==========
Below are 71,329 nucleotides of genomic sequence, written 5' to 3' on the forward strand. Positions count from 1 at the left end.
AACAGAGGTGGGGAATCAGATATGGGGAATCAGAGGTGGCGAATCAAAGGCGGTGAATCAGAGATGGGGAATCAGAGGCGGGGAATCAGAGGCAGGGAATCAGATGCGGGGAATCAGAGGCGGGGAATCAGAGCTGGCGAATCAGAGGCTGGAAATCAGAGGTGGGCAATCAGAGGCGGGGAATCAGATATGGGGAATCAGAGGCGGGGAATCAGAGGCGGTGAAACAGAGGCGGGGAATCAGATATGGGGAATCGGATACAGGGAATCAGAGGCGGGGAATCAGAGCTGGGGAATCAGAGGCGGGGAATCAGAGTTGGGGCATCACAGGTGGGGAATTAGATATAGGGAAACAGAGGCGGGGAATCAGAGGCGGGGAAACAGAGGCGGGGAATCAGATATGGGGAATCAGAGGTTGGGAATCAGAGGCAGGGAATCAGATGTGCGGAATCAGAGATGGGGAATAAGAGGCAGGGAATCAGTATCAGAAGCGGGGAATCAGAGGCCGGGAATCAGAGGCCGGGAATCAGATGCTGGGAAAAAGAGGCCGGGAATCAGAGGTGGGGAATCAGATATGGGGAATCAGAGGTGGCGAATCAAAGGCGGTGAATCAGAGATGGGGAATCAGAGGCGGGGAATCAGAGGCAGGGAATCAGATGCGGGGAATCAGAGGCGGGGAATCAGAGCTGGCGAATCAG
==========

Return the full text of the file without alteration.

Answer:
Below are 71,329 nucleotides of genomic sequence, written 5' to 3' on the forward strand. Positions count from 1 at the left end.
AACAGAGGTGGGGAATCAGATATGGGGAATCAGAGGTGGCGAATCAAAGGCGGTGAATCAGAGATGGGGAATCAGAGGCGGGGAATCAGAGGCAGGGAATCAGATGCGGGGAATCAGAGGCGGGGAATCAGAGCTGGCGAATCAGAGGCTGGAAATCAGAGGTGGGCAATCAGAGGCGGGGAATCAGATATGGGGAATCAGAGGCGGGGAATCAGAGGCGGTGAAACAGAGGCGGGGAATCAGATATGGGGAATCGGATACAGGGAATCAGAGGCGGGGAATCAGAGCTGGGGAATCAGAGGCGGGGAATCAGAGTTGGGGCATCACAGGTGGGGAATTAGATATAGGGAAACAGAGGCGGGGAATCAGAGGCGGGGAAACAGAGGCGGGGAATCAGATATGGGGAATCAGAGGTTGGGAATCAGAGGCAGGGAATCAGATGTGCGGAATCAGAGATGGGGAATAAGAGGCAGGGAATCAGTATCAGAAGCGGGGAATCAGAGGCCGGGAATCAGAGGCCGGGAATCAGATGCTGGGAAAAAGAGGCCGGGAATCAGAGGTGGGGAATCAGATATGGGGAATCAGAGGTGGCGAATCAAAGGCGGTGAATCAGAGATGGGGAATCAGAGGCGGGGAATCAGAGGCAGGGAATCAGATGCGGGGAATCAGAGGCGGGGAATCAGAGCTGGCGAATCAG